Navy chief orders base ‘HMS Collingrad’ living quarters to be closed after sailors complained of crumbling buildings, broken showers and maggot-infested fridges
- Vice Admiral Martin Connell announces closure of woeful block at Fareham base
- The squalid site was blasted by sailors for its ‘absolutely horrendous’ conditions
Woeful living quarters at a Royal Navy base dubbed ‘HMS Collingrad’ are to be axed after furious sailors shared images of the ‘absolutely horrendous’ conditions of their crumbling, maggot-infested accommodation.
Vice Admiral Martin Connell, the Second Sea Lord, announced he was closing Vivian Block after military personnel compared the squalid state of HMS Collingwood to Stalingrad, the Russian city reduced to ruins during the Second World War.
The top navy chief – who is in charge of the welfare of the Senior Service’s 39,410 personnel – admitted it was ‘clear’ more needed to be done to give sailors ‘the accommodation they deserve’.
His comments come weeks after sailors at the training base in Fareham, Hampshire, broke ranks to share pictures of the shocking conditions of the site, which had been damaged by flooding and left without hot water or heating over the winter.
The pictures showed servicemen crammed together in small cabins, sleeping on camp beds, while other images revealed crumbling walls and broken showers. Sailors even complained their fridges were ‘infested with maggots’.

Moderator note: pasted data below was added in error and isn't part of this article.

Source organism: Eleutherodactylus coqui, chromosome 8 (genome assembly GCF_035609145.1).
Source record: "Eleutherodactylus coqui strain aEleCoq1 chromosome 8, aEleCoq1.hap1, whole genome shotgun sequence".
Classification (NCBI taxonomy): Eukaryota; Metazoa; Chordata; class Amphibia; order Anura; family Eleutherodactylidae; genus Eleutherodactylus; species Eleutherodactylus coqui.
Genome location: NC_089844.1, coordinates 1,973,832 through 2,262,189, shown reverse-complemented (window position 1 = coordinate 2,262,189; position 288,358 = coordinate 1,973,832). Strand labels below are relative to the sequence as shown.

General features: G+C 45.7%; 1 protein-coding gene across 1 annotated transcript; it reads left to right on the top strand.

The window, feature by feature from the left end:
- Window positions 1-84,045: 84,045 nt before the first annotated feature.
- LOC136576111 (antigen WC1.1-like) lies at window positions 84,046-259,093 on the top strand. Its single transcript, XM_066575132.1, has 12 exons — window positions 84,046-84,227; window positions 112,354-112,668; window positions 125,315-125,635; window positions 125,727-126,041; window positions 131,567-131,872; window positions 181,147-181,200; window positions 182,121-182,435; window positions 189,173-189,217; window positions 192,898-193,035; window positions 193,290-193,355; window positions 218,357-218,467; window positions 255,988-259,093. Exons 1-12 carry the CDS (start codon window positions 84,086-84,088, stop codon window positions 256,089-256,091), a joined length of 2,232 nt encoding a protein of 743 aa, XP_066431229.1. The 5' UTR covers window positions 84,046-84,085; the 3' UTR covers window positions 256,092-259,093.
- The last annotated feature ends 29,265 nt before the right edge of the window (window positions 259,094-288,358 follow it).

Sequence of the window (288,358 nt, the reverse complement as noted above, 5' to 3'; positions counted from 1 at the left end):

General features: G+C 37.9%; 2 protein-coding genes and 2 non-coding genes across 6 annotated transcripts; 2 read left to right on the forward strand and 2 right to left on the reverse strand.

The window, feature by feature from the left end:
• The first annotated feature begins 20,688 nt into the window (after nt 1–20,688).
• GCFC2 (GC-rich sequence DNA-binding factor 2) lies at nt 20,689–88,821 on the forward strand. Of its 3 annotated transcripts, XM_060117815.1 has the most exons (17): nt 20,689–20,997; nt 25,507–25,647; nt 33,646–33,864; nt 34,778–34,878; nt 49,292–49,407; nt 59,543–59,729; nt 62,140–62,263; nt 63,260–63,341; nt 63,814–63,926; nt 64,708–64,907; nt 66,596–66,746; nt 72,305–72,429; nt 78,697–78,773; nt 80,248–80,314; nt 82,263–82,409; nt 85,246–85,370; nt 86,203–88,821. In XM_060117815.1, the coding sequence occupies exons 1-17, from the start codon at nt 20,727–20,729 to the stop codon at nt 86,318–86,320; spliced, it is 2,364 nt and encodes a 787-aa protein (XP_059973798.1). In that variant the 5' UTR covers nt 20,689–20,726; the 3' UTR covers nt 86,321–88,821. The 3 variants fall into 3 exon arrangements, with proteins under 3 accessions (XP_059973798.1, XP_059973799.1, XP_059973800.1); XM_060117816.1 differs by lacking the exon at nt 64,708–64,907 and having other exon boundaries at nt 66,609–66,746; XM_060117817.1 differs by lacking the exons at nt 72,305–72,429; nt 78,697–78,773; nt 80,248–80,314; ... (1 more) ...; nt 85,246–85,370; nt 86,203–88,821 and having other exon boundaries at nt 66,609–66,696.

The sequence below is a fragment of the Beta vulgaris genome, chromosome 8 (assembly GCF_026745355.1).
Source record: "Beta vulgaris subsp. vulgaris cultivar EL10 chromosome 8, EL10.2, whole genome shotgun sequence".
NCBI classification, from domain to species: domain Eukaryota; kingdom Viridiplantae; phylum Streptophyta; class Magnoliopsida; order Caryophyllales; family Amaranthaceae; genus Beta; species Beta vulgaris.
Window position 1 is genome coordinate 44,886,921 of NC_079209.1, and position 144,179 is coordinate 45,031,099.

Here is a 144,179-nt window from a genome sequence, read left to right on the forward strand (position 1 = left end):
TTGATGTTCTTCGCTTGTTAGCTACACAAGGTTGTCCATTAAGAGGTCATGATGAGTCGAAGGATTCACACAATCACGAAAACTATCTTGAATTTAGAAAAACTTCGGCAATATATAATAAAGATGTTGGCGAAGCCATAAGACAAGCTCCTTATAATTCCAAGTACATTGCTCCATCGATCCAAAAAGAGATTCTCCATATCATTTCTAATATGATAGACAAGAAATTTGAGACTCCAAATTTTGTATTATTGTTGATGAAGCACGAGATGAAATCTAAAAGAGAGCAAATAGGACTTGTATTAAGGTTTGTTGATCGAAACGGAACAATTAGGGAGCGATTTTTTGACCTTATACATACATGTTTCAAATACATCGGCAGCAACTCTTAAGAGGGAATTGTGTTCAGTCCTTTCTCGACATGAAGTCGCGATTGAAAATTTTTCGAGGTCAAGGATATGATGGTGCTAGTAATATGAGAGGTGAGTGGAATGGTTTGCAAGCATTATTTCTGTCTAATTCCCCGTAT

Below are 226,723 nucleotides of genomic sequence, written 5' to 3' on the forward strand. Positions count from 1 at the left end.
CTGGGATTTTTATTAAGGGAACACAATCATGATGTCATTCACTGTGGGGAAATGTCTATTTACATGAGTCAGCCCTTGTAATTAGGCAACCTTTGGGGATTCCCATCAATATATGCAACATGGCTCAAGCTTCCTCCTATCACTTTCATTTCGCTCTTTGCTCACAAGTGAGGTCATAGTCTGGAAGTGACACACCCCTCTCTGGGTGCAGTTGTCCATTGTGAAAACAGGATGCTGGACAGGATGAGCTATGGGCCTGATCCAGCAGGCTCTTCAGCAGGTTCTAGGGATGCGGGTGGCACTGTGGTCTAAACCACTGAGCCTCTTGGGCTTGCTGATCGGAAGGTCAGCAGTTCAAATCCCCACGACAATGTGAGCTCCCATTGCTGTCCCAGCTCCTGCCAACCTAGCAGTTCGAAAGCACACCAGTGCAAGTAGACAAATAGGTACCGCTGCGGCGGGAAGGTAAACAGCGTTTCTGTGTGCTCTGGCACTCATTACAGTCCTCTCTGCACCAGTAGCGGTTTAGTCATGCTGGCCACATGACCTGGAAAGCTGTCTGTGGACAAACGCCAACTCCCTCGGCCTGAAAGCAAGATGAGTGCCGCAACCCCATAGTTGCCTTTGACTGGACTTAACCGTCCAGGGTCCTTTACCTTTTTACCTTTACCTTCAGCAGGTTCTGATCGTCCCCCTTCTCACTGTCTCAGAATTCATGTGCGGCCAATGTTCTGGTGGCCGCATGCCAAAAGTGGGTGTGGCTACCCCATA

The state of disrepair in HMS Collingwood over the last 12 months has been revealed by ‘fed-up’ sailors who shared images on social media – with the Navy’s Second Sea Lord last now revealing that the Vivian block (pictured) would be closed
HMS Collingwood in Fareham, Hampshire, has been blighted by flooding – proving to be the last straw for many sailors unhappy with its living conditions
Taking to Twitter last night amid mounting pressure to act, Vice Adm Connell wrote: ‘Last week I visited HMS Collingwood to see the state of accommodation for myself. Despite recent efforts, I’ve made the decision to close Vivian Block & everyone affected will be relocated. It’s clear we need to do more to give our sailors the accommodation they deserve & expect’
CLICK HERE: Inside the squalid block of navy base dubbed ‘HMS Collingrad’ by sailors
Sailors at Collingwood say that as well as silverfish and maggots living on fridge freezers, they have to deal with broken showers and radiators, blocked and overflowing toilets, and fire alarms that sound continuously late at night.